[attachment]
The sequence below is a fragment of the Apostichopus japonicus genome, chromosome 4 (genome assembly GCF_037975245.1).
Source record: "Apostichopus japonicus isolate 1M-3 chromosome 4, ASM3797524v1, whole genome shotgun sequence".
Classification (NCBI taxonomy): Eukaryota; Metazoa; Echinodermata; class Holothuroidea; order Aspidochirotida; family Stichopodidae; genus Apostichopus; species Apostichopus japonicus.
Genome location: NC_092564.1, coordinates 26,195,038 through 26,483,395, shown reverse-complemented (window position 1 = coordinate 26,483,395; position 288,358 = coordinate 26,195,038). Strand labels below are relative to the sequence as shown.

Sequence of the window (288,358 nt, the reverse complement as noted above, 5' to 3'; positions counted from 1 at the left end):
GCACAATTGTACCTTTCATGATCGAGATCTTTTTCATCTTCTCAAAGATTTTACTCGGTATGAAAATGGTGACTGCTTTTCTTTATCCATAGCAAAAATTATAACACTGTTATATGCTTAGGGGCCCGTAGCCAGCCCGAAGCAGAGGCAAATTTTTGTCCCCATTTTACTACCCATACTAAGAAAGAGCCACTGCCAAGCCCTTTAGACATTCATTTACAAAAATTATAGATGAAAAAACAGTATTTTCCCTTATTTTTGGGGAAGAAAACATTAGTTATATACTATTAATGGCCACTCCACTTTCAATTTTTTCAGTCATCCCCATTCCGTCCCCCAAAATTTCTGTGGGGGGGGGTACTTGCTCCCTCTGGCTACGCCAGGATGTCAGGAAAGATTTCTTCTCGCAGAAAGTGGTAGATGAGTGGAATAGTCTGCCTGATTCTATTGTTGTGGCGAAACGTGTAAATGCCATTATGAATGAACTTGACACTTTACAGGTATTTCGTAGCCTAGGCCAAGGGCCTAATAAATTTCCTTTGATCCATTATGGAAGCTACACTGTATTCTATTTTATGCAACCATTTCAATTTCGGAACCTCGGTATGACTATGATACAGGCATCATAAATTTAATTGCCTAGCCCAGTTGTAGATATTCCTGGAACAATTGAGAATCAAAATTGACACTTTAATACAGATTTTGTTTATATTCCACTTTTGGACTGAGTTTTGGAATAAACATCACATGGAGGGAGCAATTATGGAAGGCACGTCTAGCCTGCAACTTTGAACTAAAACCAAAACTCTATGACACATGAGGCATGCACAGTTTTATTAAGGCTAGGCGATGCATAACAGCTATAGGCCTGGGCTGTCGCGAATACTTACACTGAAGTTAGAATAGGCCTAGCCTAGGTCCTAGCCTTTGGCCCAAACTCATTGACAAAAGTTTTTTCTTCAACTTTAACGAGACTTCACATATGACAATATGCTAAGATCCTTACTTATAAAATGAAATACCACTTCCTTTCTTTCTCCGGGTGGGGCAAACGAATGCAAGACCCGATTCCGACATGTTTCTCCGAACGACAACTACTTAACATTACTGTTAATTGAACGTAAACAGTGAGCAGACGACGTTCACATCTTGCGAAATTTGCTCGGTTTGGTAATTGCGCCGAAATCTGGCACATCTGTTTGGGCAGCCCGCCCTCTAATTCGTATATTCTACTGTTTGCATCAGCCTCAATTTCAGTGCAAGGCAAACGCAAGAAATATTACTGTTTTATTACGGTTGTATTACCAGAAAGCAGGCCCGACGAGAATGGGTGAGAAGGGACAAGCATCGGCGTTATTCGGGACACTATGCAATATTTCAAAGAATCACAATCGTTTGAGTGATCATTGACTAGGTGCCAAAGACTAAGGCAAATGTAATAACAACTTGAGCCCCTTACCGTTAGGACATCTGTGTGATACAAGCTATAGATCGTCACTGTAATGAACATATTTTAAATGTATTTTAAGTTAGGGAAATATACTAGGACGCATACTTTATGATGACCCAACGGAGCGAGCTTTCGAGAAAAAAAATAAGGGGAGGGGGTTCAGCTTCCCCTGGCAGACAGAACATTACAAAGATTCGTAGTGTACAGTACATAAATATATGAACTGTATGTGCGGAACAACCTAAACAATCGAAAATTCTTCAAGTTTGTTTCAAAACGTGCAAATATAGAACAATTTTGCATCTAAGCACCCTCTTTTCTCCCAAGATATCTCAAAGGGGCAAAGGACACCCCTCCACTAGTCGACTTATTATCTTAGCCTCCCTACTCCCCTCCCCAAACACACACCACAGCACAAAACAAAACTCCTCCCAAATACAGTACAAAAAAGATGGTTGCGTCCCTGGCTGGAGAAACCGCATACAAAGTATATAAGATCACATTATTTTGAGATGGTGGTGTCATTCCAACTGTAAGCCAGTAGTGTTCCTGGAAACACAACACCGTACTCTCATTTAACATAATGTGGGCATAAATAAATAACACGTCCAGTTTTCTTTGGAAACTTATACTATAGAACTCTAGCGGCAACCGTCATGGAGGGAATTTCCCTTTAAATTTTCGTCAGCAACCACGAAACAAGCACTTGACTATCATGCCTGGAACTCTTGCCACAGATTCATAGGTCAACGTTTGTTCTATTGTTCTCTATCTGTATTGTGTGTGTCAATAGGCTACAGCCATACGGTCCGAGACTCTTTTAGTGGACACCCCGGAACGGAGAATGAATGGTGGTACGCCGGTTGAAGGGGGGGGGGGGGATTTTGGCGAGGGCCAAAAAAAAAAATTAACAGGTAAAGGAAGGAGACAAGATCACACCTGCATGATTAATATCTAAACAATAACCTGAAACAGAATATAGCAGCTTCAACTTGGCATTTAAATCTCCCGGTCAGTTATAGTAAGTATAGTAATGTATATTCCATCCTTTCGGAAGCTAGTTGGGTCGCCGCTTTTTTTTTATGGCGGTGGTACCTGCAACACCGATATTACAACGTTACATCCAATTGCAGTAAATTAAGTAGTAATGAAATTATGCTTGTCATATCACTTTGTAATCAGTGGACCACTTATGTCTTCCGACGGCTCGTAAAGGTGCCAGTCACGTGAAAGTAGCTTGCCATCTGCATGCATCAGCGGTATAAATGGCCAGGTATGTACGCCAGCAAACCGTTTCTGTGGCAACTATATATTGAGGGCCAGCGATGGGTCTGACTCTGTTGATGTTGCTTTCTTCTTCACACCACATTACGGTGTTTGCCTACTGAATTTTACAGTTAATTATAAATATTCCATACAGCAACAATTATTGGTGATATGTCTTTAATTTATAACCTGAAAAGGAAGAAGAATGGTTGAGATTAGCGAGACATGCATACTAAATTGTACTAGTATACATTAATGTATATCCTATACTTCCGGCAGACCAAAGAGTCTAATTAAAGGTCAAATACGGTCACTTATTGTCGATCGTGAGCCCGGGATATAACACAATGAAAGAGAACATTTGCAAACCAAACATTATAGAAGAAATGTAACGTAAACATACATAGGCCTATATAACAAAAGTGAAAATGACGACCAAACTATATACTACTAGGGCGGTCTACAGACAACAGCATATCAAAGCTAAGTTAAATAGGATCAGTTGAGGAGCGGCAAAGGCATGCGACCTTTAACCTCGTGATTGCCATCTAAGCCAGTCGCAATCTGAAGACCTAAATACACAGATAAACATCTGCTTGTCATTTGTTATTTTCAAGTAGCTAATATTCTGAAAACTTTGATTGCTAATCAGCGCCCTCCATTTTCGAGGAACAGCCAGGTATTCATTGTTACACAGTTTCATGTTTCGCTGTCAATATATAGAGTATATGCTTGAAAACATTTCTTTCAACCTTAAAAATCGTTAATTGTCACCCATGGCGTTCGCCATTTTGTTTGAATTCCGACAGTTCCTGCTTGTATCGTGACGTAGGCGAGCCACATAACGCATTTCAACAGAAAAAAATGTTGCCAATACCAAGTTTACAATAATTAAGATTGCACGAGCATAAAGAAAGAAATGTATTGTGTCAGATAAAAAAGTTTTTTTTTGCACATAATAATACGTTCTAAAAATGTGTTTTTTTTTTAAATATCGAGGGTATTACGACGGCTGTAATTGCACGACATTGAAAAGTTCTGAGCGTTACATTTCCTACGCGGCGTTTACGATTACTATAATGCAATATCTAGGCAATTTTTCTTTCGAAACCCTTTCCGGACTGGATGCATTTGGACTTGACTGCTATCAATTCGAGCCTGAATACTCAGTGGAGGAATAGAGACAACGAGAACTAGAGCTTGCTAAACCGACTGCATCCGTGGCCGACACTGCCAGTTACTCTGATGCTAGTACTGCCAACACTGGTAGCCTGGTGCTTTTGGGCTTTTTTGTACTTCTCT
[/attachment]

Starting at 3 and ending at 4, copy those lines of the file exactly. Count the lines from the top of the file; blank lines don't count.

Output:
Classification (NCBI taxonomy): Eukaryota; Metazoa; Echinodermata; class Holothuroidea; order Aspidochirotida; family Stichopodidae; genus Apostichopus; species Apostichopus japonicus.
Genome location: NC_092564.1, coordinates 26,195,038 through 26,483,395, shown reverse-complemented (window position 1 = coordinate 26,483,395; position 288,358 = coordinate 26,195,038). Strand labels below are relative to the sequence as shown.